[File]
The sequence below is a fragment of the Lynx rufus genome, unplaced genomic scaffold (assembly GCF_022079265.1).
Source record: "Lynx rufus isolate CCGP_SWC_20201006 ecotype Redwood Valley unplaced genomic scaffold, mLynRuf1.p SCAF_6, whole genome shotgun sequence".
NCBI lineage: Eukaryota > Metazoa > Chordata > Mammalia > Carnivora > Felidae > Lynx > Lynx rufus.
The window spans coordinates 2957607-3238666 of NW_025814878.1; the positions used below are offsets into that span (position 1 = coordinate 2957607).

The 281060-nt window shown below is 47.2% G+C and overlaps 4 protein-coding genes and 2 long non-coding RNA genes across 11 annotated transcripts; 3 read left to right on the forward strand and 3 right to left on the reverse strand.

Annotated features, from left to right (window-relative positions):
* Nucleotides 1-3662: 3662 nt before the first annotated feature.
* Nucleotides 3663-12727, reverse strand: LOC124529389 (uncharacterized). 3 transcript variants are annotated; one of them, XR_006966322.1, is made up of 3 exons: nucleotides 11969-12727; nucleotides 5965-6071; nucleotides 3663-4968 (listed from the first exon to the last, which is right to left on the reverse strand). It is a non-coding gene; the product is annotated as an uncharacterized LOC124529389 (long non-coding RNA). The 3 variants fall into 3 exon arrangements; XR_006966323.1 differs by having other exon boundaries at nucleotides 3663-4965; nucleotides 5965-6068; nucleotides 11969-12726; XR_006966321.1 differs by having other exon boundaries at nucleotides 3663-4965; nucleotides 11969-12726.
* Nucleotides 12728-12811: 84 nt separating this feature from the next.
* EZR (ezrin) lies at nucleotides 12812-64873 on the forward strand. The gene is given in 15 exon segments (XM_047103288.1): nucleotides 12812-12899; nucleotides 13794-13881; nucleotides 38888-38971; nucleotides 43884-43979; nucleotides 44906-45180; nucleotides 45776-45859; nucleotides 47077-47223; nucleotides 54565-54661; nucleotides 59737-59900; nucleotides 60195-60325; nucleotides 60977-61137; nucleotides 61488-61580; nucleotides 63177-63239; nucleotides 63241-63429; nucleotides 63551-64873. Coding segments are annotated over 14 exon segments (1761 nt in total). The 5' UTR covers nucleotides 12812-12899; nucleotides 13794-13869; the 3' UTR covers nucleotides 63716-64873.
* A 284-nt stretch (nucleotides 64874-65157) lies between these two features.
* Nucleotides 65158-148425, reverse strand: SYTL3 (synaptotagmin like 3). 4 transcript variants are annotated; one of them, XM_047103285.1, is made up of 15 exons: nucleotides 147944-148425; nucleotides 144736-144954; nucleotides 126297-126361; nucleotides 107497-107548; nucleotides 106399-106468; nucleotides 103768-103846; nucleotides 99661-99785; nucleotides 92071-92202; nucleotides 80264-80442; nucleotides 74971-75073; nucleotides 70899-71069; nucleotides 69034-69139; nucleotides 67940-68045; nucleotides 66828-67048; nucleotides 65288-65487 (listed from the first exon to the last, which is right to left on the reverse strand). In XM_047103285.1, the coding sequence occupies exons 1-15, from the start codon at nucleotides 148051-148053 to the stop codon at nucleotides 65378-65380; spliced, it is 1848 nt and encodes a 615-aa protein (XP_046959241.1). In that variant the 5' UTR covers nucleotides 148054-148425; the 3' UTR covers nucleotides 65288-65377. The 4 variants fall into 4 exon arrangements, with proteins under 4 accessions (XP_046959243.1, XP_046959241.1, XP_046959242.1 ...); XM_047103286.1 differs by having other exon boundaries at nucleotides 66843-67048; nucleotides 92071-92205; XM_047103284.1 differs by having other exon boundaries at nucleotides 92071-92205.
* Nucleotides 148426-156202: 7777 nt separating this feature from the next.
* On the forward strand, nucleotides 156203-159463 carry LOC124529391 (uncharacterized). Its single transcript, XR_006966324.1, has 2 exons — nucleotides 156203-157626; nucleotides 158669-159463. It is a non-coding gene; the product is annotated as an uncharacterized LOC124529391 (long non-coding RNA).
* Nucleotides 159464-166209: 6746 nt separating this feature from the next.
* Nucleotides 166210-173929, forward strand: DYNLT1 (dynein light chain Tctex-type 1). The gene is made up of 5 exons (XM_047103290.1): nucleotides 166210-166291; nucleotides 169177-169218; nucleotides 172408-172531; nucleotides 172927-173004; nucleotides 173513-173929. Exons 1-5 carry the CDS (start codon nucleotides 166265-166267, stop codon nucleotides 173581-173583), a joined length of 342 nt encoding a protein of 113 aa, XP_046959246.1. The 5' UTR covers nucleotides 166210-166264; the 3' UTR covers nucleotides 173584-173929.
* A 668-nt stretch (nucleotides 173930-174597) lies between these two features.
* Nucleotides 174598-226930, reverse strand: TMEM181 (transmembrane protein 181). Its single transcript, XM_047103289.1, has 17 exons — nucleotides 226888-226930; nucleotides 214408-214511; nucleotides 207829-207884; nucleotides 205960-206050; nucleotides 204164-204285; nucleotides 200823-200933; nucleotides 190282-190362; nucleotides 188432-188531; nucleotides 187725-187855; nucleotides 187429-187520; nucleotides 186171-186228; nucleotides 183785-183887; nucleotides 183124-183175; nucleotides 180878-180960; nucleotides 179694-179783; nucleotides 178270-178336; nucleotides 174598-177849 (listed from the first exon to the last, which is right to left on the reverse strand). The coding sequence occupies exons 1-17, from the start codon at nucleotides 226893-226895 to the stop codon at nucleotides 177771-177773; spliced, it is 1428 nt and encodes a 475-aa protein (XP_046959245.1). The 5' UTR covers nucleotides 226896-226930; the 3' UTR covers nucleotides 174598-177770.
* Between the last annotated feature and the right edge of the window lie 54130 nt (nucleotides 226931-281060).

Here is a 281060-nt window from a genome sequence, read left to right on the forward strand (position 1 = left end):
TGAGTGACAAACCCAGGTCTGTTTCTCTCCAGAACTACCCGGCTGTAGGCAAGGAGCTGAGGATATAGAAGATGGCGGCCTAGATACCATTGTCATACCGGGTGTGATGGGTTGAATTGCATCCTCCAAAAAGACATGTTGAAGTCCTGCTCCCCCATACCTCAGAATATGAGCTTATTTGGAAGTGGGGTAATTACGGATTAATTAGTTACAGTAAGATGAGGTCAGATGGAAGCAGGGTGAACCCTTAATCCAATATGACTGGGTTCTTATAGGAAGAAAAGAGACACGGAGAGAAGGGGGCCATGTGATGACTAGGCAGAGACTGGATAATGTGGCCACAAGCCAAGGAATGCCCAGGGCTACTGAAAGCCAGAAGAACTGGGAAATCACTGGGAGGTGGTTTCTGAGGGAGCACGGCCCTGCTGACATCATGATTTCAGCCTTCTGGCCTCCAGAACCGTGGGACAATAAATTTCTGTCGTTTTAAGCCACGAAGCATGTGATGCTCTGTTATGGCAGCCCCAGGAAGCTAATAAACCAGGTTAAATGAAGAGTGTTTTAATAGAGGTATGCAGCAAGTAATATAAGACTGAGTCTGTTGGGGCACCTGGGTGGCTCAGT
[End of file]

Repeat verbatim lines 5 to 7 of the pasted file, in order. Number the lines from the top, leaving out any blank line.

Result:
The 281060-nt window shown below is 47.2% G+C and overlaps 4 protein-coding genes and 2 long non-coding RNA genes across 11 annotated transcripts; 3 read left to right on the forward strand and 3 right to left on the reverse strand.

Annotated features, from left to right (window-relative positions):
* Nucleotides 1-3662: 3662 nt before the first annotated feature.